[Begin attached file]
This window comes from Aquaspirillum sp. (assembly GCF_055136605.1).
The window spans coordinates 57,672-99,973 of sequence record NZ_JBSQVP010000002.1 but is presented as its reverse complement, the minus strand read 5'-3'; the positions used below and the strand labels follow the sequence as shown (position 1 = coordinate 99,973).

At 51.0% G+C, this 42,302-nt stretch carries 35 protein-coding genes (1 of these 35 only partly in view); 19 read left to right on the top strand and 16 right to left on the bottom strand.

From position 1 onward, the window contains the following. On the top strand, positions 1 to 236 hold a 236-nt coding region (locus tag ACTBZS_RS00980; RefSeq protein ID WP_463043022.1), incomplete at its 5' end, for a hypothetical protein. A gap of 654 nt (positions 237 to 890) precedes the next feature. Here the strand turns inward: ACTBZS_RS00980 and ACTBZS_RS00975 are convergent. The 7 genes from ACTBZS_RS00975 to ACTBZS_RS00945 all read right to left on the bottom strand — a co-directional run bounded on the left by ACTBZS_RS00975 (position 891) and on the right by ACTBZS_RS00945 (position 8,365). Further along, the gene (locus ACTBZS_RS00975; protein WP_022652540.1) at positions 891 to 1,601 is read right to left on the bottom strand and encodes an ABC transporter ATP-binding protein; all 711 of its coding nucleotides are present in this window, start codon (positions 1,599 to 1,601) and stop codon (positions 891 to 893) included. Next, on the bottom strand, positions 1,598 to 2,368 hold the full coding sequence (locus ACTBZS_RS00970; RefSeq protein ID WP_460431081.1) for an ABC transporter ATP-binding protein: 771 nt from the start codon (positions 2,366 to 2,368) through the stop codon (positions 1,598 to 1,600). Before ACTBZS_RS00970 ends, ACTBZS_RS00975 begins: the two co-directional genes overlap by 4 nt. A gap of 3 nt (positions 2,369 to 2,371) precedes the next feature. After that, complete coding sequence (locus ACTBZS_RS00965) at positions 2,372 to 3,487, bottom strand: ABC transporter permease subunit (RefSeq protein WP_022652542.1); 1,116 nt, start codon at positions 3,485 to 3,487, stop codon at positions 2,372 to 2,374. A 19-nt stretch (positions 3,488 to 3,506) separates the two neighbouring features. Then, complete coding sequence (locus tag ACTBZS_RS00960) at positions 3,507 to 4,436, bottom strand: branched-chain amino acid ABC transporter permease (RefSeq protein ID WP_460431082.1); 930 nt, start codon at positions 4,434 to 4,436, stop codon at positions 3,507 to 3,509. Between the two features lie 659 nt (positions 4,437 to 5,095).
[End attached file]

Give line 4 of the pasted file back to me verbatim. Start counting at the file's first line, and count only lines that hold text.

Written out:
From position 1 onward, the window contains the following. On the top strand, positions 1 to 236 hold a 236-nt coding region (locus tag ACTBZS_RS00980; RefSeq protein ID WP_463043022.1), incomplete at its 5' end, for a hypothetical protein. A gap of 654 nt (positions 237 to 890) precedes the next feature. Here the strand turns inward: ACTBZS_RS00980 and ACTBZS_RS00975 are convergent. The 7 genes from ACTBZS_RS00975 to ACTBZS_RS00945 all read right to left on the bottom strand — a co-directional run bounded on the left by ACTBZS_RS00975 (position 891) and on the right by ACTBZS_RS00945 (position 8,365). Further along, the gene (locus ACTBZS_RS00975; protein WP_022652540.1) at positions 891 to 1,601 is read right to left on the bottom strand and encodes an ABC transporter ATP-binding protein; all 711 of its coding nucleotides are present in this window, start codon (positions 1,599 to 1,601) and stop codon (positions 891 to 893) included. Next, on the bottom strand, positions 1,598 to 2,368 hold the full coding sequence (locus ACTBZS_RS00970; RefSeq protein ID WP_460431081.1) for an ABC transporter ATP-binding protein: 771 nt from the start codon (positions 2,366 to 2,368) through the stop codon (positions 1,598 to 1,600). Before ACTBZS_RS00970 ends, ACTBZS_RS00975 begins: the two co-directional genes overlap by 4 nt. A gap of 3 nt (positions 2,369 to 2,371) precedes the next feature. After that, complete coding sequence (locus ACTBZS_RS00965) at positions 2,372 to 3,487, bottom strand: ABC transporter permease subunit (RefSeq protein WP_022652542.1); 1,116 nt, start codon at positions 3,485 to 3,487, stop codon at positions 2,372 to 2,374. A 19-nt stretch (positions 3,488 to 3,506) separates the two neighbouring features. Then, complete coding sequence (locus tag ACTBZS_RS00960) at positions 3,507 to 4,436, bottom strand: branched-chain amino acid ABC transporter permease (RefSeq protein ID WP_460431082.1); 930 nt, start codon at positions 4,434 to 4,436, stop codon at positions 3,507 to 3,509. Between the two features lie 659 nt (positions 4,437 to 5,095).